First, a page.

Image and Vision Computing
Dunedin (Dun Edin) is the ancient Celtic name for Edinburgh. Situated on the south east coast of the South Island, the port city stands at the head of Otago Harbour beneath a rugged landscape of steep hills. Dunedin was founded in 1848 as a Free Church of Scotland settlement and was chosen because of its timber resources and farming potential. The discovery of gold in 1861 in central Otago district brought great wealth to the town and during the second half of the 19th century it was the largest town in New Zealand. Today, it is the fifth largest town in New Zealand with a population of 120,000.
Dunedin is New Zealand's most popular university city. The University of Otago, which currently has 18,000 students enrolled, includes one of New Zealand's two medical schools and the only dental school. Founded in 1869, it is the oldest university in New Zealand. The Otago Polytechnic Institute is also located in Dunedin. The presence of so many students has encouraged a lively cafe and pub culture and propelled a strong fashion design industry.
Businesses in Dunedin capitalise on a skilled work force and tertiary research strengths. Information technology developed here by Animation Research Ltd, produced the ground-breaking America's Cup real-time computer graphics. Precision engineering enterprises include the cutting edge robotics of Scott Technology and internationally renowned Fisher and Paykel whiteware and appliances. Natural History New Zealand has teams all over the planet at any time, producing some of the world's finest natural history and wildlife films and television programmes. Biotechnology and associated agricultural research is carried out at the Invermay Research Centre near Mosgiel.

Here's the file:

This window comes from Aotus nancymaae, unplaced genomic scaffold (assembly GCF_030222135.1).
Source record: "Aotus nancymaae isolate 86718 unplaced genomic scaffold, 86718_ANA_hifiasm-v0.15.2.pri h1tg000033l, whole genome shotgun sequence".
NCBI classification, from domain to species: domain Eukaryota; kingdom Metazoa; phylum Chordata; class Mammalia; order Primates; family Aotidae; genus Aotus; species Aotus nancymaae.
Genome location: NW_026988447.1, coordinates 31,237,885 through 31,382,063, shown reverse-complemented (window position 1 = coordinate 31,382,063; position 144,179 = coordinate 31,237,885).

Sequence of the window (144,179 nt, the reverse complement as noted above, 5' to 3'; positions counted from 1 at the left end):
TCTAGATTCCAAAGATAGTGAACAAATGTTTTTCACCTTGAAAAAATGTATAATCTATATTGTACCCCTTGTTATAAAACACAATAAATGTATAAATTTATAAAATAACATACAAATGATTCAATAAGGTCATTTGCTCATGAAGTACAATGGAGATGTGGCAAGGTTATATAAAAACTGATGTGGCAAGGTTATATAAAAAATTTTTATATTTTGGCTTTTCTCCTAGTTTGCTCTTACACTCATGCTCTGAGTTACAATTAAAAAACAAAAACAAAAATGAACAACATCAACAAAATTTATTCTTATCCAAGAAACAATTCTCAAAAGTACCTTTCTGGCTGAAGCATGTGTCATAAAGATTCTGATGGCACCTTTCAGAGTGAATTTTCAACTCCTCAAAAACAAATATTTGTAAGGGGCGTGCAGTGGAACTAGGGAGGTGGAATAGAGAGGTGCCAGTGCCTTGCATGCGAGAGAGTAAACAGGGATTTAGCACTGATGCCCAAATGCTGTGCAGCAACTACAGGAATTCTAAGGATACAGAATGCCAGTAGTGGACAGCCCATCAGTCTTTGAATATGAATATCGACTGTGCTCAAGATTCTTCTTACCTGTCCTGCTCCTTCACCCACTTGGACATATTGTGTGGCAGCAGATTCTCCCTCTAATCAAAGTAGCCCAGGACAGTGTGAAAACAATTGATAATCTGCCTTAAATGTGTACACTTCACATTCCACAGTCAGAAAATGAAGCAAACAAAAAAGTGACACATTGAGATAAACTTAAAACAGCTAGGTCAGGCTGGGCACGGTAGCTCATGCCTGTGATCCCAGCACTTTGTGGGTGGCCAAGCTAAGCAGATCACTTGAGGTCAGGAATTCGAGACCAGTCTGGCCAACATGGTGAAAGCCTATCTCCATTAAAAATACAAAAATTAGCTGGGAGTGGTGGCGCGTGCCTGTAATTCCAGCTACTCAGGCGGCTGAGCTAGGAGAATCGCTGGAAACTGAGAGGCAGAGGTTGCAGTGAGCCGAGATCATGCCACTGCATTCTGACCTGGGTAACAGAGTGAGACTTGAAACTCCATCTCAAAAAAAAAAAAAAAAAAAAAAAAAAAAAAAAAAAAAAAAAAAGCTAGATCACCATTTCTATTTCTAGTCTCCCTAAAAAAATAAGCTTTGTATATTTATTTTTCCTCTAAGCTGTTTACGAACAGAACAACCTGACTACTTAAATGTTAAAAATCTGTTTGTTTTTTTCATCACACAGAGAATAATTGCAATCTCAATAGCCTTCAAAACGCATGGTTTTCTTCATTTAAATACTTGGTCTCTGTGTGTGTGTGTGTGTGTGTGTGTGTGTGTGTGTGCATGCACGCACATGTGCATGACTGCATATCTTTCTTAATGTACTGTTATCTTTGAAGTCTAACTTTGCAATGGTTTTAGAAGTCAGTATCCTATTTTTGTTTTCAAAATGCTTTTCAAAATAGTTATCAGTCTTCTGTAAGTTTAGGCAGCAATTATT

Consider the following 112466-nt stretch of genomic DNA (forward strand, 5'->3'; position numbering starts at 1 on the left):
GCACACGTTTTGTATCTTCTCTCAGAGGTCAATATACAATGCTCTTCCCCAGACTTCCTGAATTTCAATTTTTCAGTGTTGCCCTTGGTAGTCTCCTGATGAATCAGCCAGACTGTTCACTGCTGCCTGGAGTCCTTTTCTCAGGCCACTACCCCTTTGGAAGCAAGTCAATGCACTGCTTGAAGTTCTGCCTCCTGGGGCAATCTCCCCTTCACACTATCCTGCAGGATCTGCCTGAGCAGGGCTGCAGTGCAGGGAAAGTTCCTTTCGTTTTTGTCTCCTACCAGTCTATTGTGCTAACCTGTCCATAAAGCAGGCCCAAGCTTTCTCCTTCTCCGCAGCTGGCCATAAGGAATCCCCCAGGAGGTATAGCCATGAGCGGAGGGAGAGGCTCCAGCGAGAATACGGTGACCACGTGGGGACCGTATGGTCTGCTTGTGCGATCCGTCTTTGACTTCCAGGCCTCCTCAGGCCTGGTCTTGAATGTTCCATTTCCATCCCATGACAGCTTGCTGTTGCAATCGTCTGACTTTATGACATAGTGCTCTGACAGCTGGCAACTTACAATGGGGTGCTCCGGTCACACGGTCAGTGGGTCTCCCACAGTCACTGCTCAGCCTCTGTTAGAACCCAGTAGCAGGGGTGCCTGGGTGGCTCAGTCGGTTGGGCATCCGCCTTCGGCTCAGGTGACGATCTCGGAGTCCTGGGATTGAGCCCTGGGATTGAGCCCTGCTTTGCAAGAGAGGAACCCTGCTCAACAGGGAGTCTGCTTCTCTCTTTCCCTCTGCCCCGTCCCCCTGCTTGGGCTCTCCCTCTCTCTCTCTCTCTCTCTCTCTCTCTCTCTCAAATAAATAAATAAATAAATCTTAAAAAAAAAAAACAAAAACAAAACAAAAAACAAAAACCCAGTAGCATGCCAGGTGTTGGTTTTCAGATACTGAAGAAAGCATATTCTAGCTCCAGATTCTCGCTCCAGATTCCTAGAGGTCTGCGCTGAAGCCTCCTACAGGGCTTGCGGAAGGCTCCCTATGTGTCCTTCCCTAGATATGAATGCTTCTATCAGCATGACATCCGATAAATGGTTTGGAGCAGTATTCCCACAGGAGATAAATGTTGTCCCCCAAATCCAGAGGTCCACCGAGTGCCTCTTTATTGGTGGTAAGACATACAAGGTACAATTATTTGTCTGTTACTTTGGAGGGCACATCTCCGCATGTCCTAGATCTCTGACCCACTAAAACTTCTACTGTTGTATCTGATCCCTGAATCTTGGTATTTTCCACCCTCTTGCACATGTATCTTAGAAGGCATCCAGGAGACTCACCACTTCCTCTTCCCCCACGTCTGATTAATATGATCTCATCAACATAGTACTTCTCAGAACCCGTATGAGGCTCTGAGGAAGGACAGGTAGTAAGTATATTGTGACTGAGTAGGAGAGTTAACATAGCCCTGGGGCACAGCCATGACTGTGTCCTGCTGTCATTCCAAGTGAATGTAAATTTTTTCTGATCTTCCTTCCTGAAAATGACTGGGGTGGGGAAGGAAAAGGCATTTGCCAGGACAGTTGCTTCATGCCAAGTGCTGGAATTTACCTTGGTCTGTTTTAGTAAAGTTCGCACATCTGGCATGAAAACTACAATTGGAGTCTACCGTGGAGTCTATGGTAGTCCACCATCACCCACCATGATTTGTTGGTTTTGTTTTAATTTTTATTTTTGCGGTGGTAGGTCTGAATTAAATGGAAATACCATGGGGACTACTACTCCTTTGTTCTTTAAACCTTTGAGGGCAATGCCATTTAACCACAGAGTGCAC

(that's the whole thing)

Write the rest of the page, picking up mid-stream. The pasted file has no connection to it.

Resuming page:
The city has a beautiful green Town Belt, which was planned by the city founders to surround the inner city with forest. Dunedin's architecture is a combination of Victorian and modern buildings. Dunedin has a botanical garden close to the university campus, the Dunedin Public Art Gallery in the centre of town, and the Otago Museum.
A popular attraction on the Otago Peninsula are the colonies of many rare wildlife species, including the Royal Albatross, Southern Fur Seals, cormorants and Yellow-Eyed penguins. Nature and wildlife tour companies run daily excursions to view these animals up close in their natural habitat. There are plenty of walking tracks around the hills providing access to special areas of coastline, historic sites, and spectacular views of the peninsula and harbour.
For those who enjoy water sports, Otago harbour is perfect for wind surfing, yachting, kayaking, canoeing, rowing and fishing. Surfing is becoming an increasingly popular sport and St Clair beach is considered one of New Zealand's best for surfing.